Concatenating alignments

For example, if you want to concatenate all DNA phylip files in a directory and all of them have the .phy extension, you can run:

python3 AMAS.py concat -f phylip -d dna -i *phy

By default the output will be written to two files: partitions.txt, containing partitions from which your new alignment was constructed, and concatenated.out with the alignment itself in the fasta format. You can change the default names for these files with -p (--concat-part) and -t (--concat-out), respectively, followed by the desired name. The output format is specified by -u (--out-format) and can also be any of the following: fasta, phylip, nexus (sequential), phylip-int, or nexus-int (interleaved).

Below is a command specifying the concatenated file output format as nexus with -u nexus:

python3 AMAS.py concat -f fasta -d aa -i *fas -u nexus

Alignments to be concatenated need not have identical sets of taxa before processing: the concatenated alignment will be populated with missing data where a given locus is missing a taxon. However, if every file to be concatenated includes only unique names (for example species name plus sequence name: D_melanogaster_NW_001845408.1 in one alignment, D_melanogaster_NW_001848855.1 in other alignment etc.), you will first need to trim those names so that sequences from one taxon have equivalents in all files.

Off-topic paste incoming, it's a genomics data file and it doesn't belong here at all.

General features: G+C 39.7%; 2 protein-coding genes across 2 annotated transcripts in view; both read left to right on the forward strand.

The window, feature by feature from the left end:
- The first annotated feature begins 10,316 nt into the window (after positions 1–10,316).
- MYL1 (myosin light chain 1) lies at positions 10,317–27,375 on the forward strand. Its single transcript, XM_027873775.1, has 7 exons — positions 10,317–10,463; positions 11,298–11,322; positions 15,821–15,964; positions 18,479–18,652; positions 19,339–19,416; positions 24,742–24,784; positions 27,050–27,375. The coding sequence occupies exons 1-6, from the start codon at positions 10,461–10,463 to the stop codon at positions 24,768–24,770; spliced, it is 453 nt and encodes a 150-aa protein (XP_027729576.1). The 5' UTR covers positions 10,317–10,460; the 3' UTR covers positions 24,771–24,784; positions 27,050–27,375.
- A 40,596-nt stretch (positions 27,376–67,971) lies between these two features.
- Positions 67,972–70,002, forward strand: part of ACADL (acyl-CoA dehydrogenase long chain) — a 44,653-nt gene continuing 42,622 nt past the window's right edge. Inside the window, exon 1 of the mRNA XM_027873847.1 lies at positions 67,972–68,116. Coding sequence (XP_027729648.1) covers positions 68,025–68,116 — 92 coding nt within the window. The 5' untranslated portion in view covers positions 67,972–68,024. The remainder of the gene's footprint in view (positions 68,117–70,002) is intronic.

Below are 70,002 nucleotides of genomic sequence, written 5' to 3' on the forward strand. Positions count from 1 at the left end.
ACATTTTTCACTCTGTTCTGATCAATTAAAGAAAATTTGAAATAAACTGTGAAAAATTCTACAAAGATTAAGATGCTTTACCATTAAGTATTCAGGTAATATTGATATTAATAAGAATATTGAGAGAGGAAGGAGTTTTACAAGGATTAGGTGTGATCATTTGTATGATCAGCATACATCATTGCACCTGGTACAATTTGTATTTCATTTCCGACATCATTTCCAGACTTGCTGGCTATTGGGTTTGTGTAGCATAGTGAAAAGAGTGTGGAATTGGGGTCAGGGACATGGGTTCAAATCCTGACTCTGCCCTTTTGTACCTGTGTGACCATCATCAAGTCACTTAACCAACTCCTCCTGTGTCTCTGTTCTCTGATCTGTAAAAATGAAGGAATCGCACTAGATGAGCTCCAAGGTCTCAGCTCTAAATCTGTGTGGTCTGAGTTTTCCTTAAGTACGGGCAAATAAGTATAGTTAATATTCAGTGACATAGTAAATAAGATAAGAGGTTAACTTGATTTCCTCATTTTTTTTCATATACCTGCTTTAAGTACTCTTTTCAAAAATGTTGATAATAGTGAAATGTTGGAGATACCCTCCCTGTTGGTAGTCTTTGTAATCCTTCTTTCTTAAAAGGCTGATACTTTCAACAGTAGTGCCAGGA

In addition to the name, you can also specify the format of the partitions output file. By default, the format is the following:

AA = 1-605
AK = 606-1200
28S = 1201-1800

RAxML:

python3 AMAS.py concat -f phylip -d dna -i *phy --part-format raxml
DNA, AA = 1-605
DNA, AK = 606-1200
DNA, 28S = 1201-1800

Nexus:

python3 AMAS.py concat -f phylip -d dna -i *phy --part-format nexus
#NEXUS
Begin sets;
    charset AA = 1-605;
    charset AK = 606-1200;
    charset 28S = 1201-1800;
End;

Getting alignment statistics

This is an example of how you can summarize two protein fasta alignments by running:

python3 AMAS.py summary -f fasta -d aa -i my_aln.fasta my_aln2.fasta

By default AMAS will write a file with the summary of the alignment in summary.txt. You can change the name of this file with -o or --summary-out. You can also summarize a single or multiple sequence alignments at once.

The statistics calculated include the number of taxa, alignment length, total number of matrix cells, overall number of undetermined characters, percent of missing data, AT and GC contents (for DNA alignments), number and proportion of variable sites, number and proportion of parsimony informative sites, and counts of all characters present in the relevant alphabet.

Converting among formats

To convert all nucleotide fasta files with a .fas extension in a directory to nexus alignments, you could use:

python3 AMAS.py convert -d dna -f fasta -i *fas -u nexus

In the above, the required options are combined with convert command to convert the input files and -u nexus which indicates the output format.

AMAS will not overwrite over input here but will create new files instead, automatically appending appropriate extensions to the input file's name: -out.fas, -out.phy, -out.int-phy, -out.nex, or -out.int-nex.

Splitting alignment by partitions

If you have a partition file, you can split a concatenated alignment and write a file for each partition:

python3 AMAS.py split -f nexus -d dna -i concat.nex -l partitions.txt -u nexus

In the above one input file concat.nex was provided for splitting with split and partitions file partitions.txt with -l (same as --split-by). For splitting you should only use one input and one partition file at a time. This is an example partition file:

  AApos1&2  =  1-604\3, 2-605\3
  AApos3  =  3-606\3
  28SAutapoInDels=7583, 7584, 7587, 7593